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Paris Hilton Sued by Hair Extensions Company

HairTech alleges Paris Hilton was paid millions to wear and promote the company’s DreamCatchers hair extensions, but instead wore other products.

Paris Hilton was caught with the wrong hair.

At least according to Chris Volek, founder and chief executive officer of HairTech International, who asserted the celebrity was being paid millions to wear and promote HairTech’s DreamCatchers brand extensions, and ultimately wasn’t. Volek said Hilton was under contract with HairTech since January 2007 and stopped sporting DreamCatchers in 2008 after she cut her locks short. It was at that time Volek alleges Hilton didn’t resume wearing DreamCatchers and started wearing another brand.

Attorneys for Hilton responded: “There is no merit whatsoever to any of these claims. We will pursue all of our defenses vigorously and any potential counter claims.”

But Volek said, “We had the renewal of the contract coming up, and I said ‘To hell with it.’ Why are we paying her if she is not wearing the product?”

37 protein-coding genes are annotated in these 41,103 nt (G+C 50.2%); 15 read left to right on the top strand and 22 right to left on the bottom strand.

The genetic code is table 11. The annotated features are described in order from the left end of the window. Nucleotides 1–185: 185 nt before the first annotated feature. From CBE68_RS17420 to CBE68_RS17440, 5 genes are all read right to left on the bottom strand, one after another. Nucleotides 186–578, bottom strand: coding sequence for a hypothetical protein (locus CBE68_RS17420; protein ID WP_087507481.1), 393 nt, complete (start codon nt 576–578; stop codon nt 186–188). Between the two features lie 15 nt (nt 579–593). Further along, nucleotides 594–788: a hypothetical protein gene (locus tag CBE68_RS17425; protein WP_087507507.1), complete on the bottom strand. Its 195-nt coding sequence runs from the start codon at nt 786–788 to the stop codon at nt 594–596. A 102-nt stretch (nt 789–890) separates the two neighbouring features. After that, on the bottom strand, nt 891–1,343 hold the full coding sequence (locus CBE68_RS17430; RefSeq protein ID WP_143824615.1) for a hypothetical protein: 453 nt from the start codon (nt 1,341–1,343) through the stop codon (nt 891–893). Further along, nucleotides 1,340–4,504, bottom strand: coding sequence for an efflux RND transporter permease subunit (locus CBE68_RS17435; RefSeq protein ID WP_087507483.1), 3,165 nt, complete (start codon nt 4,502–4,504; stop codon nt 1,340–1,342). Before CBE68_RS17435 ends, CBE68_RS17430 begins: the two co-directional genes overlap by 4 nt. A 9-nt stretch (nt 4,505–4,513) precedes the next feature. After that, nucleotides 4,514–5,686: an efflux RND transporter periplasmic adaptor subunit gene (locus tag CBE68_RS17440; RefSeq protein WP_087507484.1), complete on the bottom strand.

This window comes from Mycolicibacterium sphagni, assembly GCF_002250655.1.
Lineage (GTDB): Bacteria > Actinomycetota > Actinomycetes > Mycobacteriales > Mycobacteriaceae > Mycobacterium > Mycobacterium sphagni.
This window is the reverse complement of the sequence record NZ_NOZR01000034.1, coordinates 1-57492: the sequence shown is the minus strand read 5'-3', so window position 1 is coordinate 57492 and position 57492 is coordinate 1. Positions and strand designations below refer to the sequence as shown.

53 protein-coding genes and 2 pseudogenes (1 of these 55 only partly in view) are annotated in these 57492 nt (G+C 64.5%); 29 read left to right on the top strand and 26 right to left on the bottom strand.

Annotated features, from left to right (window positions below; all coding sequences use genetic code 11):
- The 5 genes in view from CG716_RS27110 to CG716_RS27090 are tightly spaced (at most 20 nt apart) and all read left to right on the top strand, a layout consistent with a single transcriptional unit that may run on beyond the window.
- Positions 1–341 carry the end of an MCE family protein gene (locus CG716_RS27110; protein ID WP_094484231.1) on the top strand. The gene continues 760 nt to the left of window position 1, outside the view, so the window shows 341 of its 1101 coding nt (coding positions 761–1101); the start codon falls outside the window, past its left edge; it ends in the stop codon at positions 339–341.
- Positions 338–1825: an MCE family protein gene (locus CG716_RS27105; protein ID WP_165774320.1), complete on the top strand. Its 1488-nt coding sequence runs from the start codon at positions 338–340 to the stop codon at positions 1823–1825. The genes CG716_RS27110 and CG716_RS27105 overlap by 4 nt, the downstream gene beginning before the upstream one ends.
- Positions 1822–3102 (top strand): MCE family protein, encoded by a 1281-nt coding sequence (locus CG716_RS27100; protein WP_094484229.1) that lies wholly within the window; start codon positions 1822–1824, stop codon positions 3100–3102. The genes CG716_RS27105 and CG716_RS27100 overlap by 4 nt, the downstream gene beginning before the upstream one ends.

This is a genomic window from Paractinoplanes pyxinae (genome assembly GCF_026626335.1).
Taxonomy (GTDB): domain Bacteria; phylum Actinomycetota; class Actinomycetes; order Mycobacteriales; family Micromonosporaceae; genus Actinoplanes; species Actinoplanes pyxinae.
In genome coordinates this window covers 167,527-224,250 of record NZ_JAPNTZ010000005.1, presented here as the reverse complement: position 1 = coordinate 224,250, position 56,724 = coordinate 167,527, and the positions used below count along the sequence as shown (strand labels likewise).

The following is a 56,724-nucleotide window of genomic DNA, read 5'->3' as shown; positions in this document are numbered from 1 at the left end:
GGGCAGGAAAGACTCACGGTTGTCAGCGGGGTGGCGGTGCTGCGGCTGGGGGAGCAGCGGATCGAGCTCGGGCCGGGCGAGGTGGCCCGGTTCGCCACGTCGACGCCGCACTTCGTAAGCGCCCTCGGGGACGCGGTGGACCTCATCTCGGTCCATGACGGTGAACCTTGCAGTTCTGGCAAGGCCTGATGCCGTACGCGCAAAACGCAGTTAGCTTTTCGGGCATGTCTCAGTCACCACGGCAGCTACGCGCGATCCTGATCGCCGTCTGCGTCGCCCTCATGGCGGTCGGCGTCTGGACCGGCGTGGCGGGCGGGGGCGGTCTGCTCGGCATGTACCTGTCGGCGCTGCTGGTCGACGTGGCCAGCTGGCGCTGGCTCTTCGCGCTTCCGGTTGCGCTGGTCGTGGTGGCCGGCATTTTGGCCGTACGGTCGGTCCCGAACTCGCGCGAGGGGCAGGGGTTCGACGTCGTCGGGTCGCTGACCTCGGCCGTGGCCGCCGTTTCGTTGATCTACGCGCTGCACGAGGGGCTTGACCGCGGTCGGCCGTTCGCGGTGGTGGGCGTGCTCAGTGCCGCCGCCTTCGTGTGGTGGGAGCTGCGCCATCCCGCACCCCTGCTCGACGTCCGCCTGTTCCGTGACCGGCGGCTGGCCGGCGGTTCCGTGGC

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HairTech has launched a fraud and breach-of-contract lawsuit against the starlet seeking $35 million in damages. Volek explained that the figure — 10 times the total shelled out to Hilton throughout her relationship with HairTech — is rooted in the sales expected for DreamCatchers if Hilton received royalties or fees of 10 percent.

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HairTech also accused Hilton in the lawsuit of costing it money by running afoul of the law. The company states Hilton’s 23 days in jail in 2007 for driving with a suspended license interfered with a launch party to the tune of $6.6 million in losses for HairTech. Volek added the marijuana-smoking case recently dropped in South Africa against Hilton has also hampered DreamCatchers’ business.

Volek said HairTech has generated $2 million to $2.5 million a year in wholesale sales to thousands of salons. He indicated DreamCatchers made little to no profit despite its high-profile spokeswoman.

“We were paying Paris $1.7 million to $1.8 million a year,” said Volek.

Going forward, Volek said HairTech is moving away from tapping celebrities to front brands. Later this year, he estimated the company would spend around $100,000 to run national DreamCatchers commercials.